By Brenden West Assistant Editor
The Clinton Herald
CLINTON — CLINTON — A new direction may loom for Clinton regarding how it will fill its city attorney vacancy. However, the practice of contracting legal services appears common among similarly sized cities in Iowa.
Former attorney Jeff Farwell’s December resignation has kept the new Clinton City Council busy deliberating over how to move forward. Last week, the council appointed local firm Frey, Haufe and Current, P.L.C. to handle temporary counsel work at $160 per hour, and it discussed the long-term solution during a portion of Tuesday’s Committee of the Whole meeting.
Clinton can either hire a full-time replacement or contract services with a law group, and city administrator Jessica Kinser has been directed to research both avenues. Administrators at three comparable cities — Mason City, Burlington and Muscatine — all said the second option has worked out well for them.
“It’s nice to have the access we need, but not have to pay that salary of an individual,” said Brett Trout, Mason City city administrator. “You’re using the service when you need it, rather than when you have a staff person.”
Jim Ferneau, Burlington city manager, shared those sentiments.
“I like to be able to work with a firm that has good depth,” he said.
Clinton is the 18th largest city in Iowa with 26,647 citizens. The three cities surveyed rank between 16th and 22nd statewide and administrators reported varying estimated budget sizes (as low as $17.9 million and $35 million on the high).
Each municipality also has found its own unique way to apply contracted services. None of them use a single independent firm to cover all legal services, and all three created a new role called “the city prosecutor.”
“Essentially, it’s the work that’s being done with our police department,” Trout said.
“With regards to prosecution, it really helps to have somebody local,” Ferneau said. “That’s the guy who has to be in court on trial days.”
Burlington (which ranks just below Clinton with 25,665 citizens) filled its own city attorney vacancy within the last year. Its council hired Cedar Rapids group Lynch-Dallas to cover all municipal legal services. The city’s prosecutor handles claims against the city by individuals in court at approximately $30,000 annually. Lynch-Dallas handles municipal legal matters — land issues, union negotiations, civil rights and the like.
Attorney Pat O’Connell is considered Burlington’s “go-to” at the firm for these municipal matters at $135 per hour. O’Connell also happened to be at Tuesday’s COW meeting in Clinton to offer the council voluntary advice for contracting legal services.
As for availability — a concern voiced by several Clinton officials — Ferneau said if O’Connell is busy, someone else at the firm who specializes in municipal law is able to handle Burlington’s matters.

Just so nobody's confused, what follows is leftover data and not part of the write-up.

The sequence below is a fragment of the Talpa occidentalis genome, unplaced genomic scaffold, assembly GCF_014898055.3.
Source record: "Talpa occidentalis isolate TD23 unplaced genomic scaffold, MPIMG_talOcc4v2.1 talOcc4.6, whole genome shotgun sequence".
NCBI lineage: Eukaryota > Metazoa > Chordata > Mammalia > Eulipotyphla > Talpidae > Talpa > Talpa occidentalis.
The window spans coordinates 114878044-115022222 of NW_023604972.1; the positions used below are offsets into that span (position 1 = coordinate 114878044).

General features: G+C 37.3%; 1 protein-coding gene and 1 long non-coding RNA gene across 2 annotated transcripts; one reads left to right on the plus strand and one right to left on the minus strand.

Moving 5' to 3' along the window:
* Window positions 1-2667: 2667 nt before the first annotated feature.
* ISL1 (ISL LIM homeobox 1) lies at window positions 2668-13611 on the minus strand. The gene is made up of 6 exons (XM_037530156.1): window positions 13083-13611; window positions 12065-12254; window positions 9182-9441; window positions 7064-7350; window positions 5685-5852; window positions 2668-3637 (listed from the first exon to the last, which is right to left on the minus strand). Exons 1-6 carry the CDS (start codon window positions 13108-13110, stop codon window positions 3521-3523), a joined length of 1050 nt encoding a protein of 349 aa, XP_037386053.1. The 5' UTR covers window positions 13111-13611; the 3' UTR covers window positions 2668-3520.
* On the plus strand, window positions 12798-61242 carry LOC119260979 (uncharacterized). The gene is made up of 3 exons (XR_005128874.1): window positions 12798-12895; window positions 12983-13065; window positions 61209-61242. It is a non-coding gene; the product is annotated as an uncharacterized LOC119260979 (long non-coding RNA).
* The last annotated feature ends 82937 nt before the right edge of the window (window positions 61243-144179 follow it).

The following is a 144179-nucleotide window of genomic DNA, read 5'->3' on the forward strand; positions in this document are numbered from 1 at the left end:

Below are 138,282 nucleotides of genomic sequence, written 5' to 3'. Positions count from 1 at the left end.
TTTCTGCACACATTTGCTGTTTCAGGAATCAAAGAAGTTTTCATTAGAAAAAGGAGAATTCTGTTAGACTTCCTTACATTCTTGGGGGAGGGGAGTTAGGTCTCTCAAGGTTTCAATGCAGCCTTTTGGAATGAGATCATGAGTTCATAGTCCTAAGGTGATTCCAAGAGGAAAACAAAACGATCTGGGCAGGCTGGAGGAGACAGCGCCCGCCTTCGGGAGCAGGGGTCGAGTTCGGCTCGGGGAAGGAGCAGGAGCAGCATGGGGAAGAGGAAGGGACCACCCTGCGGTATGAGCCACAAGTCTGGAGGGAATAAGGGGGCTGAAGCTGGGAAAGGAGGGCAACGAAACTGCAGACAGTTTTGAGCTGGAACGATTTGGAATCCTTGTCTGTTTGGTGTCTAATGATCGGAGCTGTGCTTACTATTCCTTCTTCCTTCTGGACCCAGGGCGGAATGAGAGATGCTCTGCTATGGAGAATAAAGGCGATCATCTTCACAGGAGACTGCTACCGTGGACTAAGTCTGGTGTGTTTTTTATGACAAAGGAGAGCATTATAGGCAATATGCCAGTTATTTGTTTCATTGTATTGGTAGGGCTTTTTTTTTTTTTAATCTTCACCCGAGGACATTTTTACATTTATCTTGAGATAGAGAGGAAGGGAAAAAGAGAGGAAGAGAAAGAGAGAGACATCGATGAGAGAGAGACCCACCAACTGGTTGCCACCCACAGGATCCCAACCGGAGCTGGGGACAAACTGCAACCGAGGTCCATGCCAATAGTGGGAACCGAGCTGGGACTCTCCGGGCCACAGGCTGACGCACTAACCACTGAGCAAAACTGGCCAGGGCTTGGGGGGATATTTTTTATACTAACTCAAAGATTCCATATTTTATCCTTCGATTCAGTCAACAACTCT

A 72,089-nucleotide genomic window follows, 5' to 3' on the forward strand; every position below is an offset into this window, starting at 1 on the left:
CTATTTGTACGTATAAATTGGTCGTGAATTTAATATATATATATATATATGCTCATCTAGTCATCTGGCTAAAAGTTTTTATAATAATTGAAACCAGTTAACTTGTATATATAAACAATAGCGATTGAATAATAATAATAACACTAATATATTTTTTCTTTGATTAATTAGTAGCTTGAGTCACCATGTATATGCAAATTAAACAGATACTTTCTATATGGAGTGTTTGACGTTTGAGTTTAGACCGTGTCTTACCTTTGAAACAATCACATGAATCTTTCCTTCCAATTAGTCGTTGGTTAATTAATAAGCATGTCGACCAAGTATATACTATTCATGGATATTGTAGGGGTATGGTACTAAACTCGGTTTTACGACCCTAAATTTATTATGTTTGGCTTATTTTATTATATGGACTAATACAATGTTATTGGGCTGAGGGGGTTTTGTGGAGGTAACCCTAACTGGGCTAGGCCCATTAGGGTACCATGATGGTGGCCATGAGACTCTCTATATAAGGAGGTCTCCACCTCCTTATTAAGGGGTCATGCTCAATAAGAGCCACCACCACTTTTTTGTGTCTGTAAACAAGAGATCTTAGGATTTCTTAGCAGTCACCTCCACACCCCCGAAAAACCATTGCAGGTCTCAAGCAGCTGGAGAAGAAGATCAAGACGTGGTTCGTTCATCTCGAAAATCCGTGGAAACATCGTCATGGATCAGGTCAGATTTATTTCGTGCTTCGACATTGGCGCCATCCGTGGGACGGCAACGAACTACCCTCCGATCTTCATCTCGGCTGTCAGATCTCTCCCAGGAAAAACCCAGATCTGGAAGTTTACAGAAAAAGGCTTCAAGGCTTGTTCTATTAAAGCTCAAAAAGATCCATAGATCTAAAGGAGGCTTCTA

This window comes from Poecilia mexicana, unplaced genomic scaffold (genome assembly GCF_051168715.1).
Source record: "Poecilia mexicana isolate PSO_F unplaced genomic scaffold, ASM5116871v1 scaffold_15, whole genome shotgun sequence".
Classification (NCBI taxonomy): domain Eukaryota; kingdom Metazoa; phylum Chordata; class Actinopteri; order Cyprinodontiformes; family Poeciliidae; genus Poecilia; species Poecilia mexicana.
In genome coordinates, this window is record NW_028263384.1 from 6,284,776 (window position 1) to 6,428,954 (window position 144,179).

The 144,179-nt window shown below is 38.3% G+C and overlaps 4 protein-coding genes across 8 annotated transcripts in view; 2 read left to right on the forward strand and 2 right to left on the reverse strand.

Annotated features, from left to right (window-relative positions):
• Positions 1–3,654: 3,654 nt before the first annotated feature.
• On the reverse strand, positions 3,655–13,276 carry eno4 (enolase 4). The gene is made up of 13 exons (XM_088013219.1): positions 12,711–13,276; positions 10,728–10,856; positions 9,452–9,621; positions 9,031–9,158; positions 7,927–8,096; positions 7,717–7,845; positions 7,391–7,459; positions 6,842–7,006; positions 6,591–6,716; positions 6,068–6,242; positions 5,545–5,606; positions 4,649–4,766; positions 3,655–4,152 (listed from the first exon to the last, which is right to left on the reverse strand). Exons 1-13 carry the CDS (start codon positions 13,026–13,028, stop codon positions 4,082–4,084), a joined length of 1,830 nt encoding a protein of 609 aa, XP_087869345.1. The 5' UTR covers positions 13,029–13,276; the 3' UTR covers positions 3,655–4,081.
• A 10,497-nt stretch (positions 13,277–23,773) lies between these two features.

“We’ve had a very good experience with it,” Ferneau said. “We keep a lot of day-to-day contact with our attorneys.”
Legal service changes have taken place within the last five years for each city. Burlington and Muscatine divided theirs between prosecution and municipal work. Mason City hired two local firms to handle those specialties and added a third for economic development.
Regarding that firm — Ahlers and Cooney, P.C. out of Des Moines — Trout said there haven’t been any hiccups with responses either.
“We just started doing this about two years ago where we split it out like this with the firms,” he said. “I think it’s a good situation for us right now.”
If contracted services is the next step for Clinton, Kinser said Tuesday that it would require re-wording the city’s ordinance and an analysis of the current attorney role. Current city statute states the city attorney must also be a Clinton resident, and location was another primary concern for council members.
Muscatine switched to contracted services three years ago. Its council also shared those concerns, said city administrator Greg Mandsager. But even though his city is more than two hours removed from Des Moines-based Brick Gentry, P.C. (Muscatine’s contracted firm), Mandsager said the value of having attorneys with municipal law expertise is immeasurable. He added that finding that kind of knowledge within a city is also rare.
“I understand the case wholeheartedly for hiring locally,” he said. “But from my perspective, I can’t tell you how valuable it is to have experts in the fields. Municipal law is a very specialized category. Having somebody to deal with it on a daily basis is of utmost importance.
“We’re probably paying a little bit more up front,” he added. “What it’s saving us on the back end is incomparable. I am confident it is saving us money down the road.”
There are varying ways to apply contracted services, said Trout. Regardless of the route Clinton chooses to take, the important thing, he added, is to pick the best fit for the city.
“The key is to find out what works for you,” Trout said. “Do they need to have a staff person that’s there all the time, or can they find a firm or attorney that fits the need they have?”
Given those varying needs, Trout said he wouldn’t worry about what other cities are doing.